Mass school testing plan still not operable, warn heads

Despite extra week for schools to set up testing, it is still 'a massive logistical task without adequate support'
31st December 2020, 3:07pm

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Mass school testing plan still not operable, warn heads

https://www.tes.com/magazine/archived/mass-school-testing-plan-still-not-operable-warn-heads
Mass Testing

Despite the fact that more delays in pupils returning after the Christmas break have given secondary schools an extra week to prepare for mass testing, heads say they are still concerned that the task is "not operable" for many schools and colleges.

The warning follows a joint letter from teaching unions sent to the Department for Education just before Christmas in which they said schools should not be forced to engage with the testing plan, which they say was "rushed" out with "lack of proper guidance and an absence of appropriate support".

Today, despite new guidance for schools stating that the first secondary pupils will not now return until 11 January (instead of this Monday), the Association of School and College Leaders said there was still an "incredibly short timeframe" in which to make the mass-testing preparations.


Read: Schools backed to refuse 'inoperable' mass testing plan

In full: New delayed January school opening dates

Coronavirus: Army to help schools set up extra Covid testing sites


Schools will now have a week from 4 January to set-up testing sites, and will receive up to 1,000 starter test kits on Monday, according to the DfE. They will also be provided with further information and support including a handbook, a how-to guide, a cost-estimate calculator and online staff training modules, the DfE said.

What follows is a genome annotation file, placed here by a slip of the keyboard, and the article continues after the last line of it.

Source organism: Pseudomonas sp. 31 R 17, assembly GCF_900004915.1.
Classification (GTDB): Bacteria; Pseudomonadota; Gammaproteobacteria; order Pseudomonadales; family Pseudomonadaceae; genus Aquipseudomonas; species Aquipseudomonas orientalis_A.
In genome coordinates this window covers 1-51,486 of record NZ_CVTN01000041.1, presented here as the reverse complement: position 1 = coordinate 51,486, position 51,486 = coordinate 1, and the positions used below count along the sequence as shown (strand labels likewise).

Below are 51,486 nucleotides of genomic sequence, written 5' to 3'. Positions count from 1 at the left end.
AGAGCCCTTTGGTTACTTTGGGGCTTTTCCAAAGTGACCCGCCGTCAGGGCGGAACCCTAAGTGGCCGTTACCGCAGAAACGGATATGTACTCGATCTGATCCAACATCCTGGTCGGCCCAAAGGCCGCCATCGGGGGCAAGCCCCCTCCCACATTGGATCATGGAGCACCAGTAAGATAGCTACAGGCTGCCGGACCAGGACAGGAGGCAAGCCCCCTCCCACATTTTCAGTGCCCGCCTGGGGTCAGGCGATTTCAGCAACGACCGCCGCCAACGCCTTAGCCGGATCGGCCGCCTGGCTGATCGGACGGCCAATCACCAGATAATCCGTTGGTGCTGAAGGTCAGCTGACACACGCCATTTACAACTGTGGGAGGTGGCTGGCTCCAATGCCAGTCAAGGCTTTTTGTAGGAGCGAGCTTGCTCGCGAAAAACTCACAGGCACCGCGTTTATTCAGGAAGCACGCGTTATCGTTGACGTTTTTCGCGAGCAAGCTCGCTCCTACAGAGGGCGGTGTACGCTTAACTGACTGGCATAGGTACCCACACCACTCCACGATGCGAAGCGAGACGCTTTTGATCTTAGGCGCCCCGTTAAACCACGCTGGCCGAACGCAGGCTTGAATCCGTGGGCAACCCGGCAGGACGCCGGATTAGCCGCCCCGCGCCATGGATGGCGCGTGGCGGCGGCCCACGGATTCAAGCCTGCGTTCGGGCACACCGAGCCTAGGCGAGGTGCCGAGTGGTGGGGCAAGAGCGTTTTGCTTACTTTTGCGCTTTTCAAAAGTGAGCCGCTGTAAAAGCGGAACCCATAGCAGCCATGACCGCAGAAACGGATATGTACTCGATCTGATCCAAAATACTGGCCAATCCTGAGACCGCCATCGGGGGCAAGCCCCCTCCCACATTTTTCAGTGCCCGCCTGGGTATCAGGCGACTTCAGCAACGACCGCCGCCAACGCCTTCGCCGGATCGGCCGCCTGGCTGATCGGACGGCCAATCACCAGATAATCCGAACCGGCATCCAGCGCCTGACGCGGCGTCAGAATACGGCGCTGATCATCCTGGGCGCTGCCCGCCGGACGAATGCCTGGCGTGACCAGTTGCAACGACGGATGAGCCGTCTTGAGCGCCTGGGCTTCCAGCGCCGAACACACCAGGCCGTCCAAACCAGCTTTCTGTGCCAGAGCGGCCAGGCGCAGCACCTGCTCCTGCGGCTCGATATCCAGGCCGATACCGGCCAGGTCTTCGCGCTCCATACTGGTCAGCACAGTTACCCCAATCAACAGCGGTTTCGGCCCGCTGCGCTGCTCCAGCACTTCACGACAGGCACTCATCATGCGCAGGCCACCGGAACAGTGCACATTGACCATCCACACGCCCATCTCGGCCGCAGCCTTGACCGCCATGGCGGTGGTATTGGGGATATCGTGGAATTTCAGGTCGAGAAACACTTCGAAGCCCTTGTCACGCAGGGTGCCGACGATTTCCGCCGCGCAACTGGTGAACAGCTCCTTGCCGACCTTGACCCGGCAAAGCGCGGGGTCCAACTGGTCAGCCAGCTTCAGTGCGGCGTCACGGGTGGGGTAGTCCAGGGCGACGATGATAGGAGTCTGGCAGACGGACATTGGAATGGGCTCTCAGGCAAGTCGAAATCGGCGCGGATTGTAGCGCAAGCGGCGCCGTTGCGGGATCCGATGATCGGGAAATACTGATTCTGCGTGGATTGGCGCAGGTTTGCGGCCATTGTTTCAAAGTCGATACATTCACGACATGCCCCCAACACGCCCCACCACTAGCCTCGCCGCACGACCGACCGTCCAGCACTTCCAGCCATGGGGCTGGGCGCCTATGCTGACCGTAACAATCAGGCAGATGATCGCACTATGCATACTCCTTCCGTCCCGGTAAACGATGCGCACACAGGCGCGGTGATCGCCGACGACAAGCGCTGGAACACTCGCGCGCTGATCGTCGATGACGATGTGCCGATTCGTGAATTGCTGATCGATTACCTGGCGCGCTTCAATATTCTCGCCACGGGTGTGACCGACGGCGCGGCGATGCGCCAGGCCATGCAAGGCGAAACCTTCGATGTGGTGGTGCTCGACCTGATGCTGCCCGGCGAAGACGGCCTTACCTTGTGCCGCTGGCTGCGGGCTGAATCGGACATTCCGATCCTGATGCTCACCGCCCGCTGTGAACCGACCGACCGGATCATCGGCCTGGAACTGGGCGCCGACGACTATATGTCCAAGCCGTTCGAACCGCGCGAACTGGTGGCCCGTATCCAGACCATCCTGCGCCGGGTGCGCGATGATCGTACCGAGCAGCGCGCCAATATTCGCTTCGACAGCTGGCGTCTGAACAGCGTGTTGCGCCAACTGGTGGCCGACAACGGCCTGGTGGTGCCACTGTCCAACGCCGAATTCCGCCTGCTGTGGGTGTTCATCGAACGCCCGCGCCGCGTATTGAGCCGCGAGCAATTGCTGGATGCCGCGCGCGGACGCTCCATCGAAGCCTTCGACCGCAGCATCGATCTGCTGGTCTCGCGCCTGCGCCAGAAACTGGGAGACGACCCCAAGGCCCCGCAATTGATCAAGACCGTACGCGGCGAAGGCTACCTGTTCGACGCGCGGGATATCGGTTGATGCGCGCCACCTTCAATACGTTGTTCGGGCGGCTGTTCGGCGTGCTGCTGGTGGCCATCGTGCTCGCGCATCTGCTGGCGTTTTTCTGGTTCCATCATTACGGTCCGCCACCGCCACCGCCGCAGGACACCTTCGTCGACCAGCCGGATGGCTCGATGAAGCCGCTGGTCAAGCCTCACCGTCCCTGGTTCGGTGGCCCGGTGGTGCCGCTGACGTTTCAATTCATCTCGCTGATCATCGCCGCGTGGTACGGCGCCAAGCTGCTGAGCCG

Remote support from 1,500 military personnel will be provided to help with set-up, with teams available to be deployed to schools if required, the government said.

ASCL general secretary Geoff Barton said: "The extra week to roll out Covid testing is a slight improvement on the ludicrous plan unveiled by the government before Christmas to start mass testing from 4 January. However, it is still an incredibly short timeframe in which to recruit and train large numbers of staff, set up testing centres, and communicate the arrangements to pupils and parents. We remain concerned that this will not be operable for many schools and colleges and that the government has dumped a massive logistical task on them without adequate support."

Kevin Courtney, joint general secretary of the NEU teaching union, said "serious questions" had to be asked about the readiness of schools and colleges to be able to get a system in place by 11 January. He said: "There are also questions about the effectiveness of these tests in identifying Covid infection in young people who are highly likely to be asymptomatic, with the tests being supervised by non medically trained volunteers. We do not think it likely that these tests alone can make our schools Covid secure nor protect the communities they serve."

Paul Whiteman, general secretary of the NAHT heads' union, said: "The delays announced by the secretary of state do at least show that the government now agrees with us that more time is needed to deliver mass testing."

He added: "It is not clear that the government knows how many staff and volunteers will be needed to deliver mass testing safely and effectively."

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